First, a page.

News & Runway


With Summer approaching and women beginning to shed black, for more bold, colorful clothing, the timing couldn’t be any better for Lilly Pulitzer’s ( first Manhattan store. Pulitzer, who was born to a socialite family in Roslyn, New York in 1931, can trace her fashion roots back to when she eloped, in 1950, with Peter Pulitzer, the grandson of publisher Joseph Pulitzer. The couple who made their home in Palm Beach let a bohemian lifestyle (entertaining in the kitchen, walking barefoot down Worth Avenue – scandalous in those days!), and these influences are clear in almost every piece of clothing that bears the Lilly Pulitzer name.

Peter owned Florida citrus groves, and with produce from the groves Lilly opened a juice stand during which she inevitably dirtied her clothes. In a smart move, Lilly asked her dressmaker to design a sleeveless shift dress made of bright, colorful printed cotton to blend in with the juice stains. The resulting dress became her “Classic Shift Dress.”

It didn’t take long for Lilly’s dress to become more popular than the juice she was selling and so began her career as a fashion designer.  Jackie Kennedy was one of the first celebrities to sport one of Pulitzer’s dresses (also known as “Lillys”), and when the First Lady was featured in Life Magazine wearing the Classic Shift Dress it became an instant fashion sensation.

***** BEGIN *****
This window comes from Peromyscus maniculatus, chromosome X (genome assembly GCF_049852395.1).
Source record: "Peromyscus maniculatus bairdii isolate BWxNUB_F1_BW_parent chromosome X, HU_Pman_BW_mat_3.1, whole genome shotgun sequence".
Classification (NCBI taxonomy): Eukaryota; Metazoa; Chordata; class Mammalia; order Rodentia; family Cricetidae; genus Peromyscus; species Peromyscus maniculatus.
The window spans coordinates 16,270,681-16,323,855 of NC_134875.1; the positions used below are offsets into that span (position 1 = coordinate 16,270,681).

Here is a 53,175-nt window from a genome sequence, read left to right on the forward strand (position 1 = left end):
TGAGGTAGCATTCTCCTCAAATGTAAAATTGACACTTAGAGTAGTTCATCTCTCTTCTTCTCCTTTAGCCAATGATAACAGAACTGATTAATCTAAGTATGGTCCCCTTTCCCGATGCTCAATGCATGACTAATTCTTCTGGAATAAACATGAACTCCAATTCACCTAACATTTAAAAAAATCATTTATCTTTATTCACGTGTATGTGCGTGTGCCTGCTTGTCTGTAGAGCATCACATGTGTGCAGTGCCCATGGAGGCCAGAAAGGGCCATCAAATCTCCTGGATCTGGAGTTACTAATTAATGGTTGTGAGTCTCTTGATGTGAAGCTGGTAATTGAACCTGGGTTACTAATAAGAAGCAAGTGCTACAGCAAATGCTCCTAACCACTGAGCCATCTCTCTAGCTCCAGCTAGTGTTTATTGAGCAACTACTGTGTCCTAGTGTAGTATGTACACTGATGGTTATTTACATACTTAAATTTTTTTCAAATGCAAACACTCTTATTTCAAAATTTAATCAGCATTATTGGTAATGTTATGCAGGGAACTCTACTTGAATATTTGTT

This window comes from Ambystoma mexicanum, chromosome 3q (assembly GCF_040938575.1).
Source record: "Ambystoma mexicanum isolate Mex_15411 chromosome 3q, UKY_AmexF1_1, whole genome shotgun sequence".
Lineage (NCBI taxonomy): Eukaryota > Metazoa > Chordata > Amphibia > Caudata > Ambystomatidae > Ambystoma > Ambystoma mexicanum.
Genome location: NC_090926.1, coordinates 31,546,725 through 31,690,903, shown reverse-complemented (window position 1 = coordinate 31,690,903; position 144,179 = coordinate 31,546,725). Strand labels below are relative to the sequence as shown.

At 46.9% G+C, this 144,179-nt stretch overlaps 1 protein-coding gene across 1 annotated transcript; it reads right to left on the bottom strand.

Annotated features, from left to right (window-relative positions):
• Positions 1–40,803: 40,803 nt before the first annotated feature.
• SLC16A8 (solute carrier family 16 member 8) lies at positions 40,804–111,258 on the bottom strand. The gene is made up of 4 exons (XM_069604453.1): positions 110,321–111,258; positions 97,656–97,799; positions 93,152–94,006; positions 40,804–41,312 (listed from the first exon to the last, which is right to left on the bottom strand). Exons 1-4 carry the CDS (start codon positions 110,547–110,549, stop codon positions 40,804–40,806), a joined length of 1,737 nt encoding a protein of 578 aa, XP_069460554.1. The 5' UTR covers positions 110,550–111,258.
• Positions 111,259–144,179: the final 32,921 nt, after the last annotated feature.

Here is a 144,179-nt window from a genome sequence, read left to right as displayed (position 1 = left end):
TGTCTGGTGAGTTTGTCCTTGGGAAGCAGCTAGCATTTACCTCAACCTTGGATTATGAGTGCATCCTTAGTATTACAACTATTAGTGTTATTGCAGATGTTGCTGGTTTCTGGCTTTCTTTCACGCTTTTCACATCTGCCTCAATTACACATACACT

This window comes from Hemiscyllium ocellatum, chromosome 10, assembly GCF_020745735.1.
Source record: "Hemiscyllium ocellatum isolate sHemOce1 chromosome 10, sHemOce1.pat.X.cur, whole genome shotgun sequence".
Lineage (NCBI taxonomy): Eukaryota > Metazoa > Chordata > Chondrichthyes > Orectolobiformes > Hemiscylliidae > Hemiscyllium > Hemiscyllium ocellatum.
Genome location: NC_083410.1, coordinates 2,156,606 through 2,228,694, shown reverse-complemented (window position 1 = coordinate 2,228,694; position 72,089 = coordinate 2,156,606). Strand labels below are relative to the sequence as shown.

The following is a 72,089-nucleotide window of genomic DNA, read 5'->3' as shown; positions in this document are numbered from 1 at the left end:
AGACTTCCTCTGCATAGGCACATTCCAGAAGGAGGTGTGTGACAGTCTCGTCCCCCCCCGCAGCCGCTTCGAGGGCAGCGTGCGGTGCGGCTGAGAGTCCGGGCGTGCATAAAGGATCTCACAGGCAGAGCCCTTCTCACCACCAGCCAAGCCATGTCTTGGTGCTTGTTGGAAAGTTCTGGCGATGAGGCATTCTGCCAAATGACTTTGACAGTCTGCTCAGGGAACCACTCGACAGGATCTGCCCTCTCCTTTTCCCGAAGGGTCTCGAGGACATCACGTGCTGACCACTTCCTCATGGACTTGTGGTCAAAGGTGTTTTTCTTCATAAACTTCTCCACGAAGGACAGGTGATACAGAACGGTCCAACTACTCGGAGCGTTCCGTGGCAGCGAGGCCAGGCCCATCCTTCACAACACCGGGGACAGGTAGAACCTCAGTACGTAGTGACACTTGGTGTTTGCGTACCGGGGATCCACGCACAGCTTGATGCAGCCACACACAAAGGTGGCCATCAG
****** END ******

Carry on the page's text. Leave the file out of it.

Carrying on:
Lillys remained popular through the 1980s, after which Pulitzer retired to spend more time with her grandchildren. Lucky for us, her line was revived in 1993 and though she is not involved in the day-to-day administration of the company, she is a creative consultant, approving new designs, fabrics, and collections.


This Tuesday, Lilly Lovers (the trademarked name the company uses to describe devoted customers) all over Manhattan can rejoice that they no longer have to trek to Southampton, as the company opens its first Manhattan store at 1020 Madison Avenue. The 3,600-square-foot space, which used to house a kitchen design showroom, is done up in signature Lilly style with white walls, a pink carpeted staircase, pink-tinted mirrors, bright pink couches with green and orange pillows, vases of cala lilies on tables of jewelry, sunglasses, shoes and handbags and framed vintage family photos of Lilly herself. Best of all, in an ode to her heritage, there is a juice cart so shoppers can sip while they browse.

Jon Patrick, the company’s visual director said that if Lilly lived in New York, on Madison Avenue, this would be her residence and that this store tells the story of the brand, but with a residential, elegant, inviting feeling. Adding that the fixtures were specially designed to blend in, and not compete with the liveliness of the clothes.

There are currently 20 company-owned stores nationwide as well as 75 licensed stores that carry the Lilly Pulitzer collection with retails for between $65 and $348.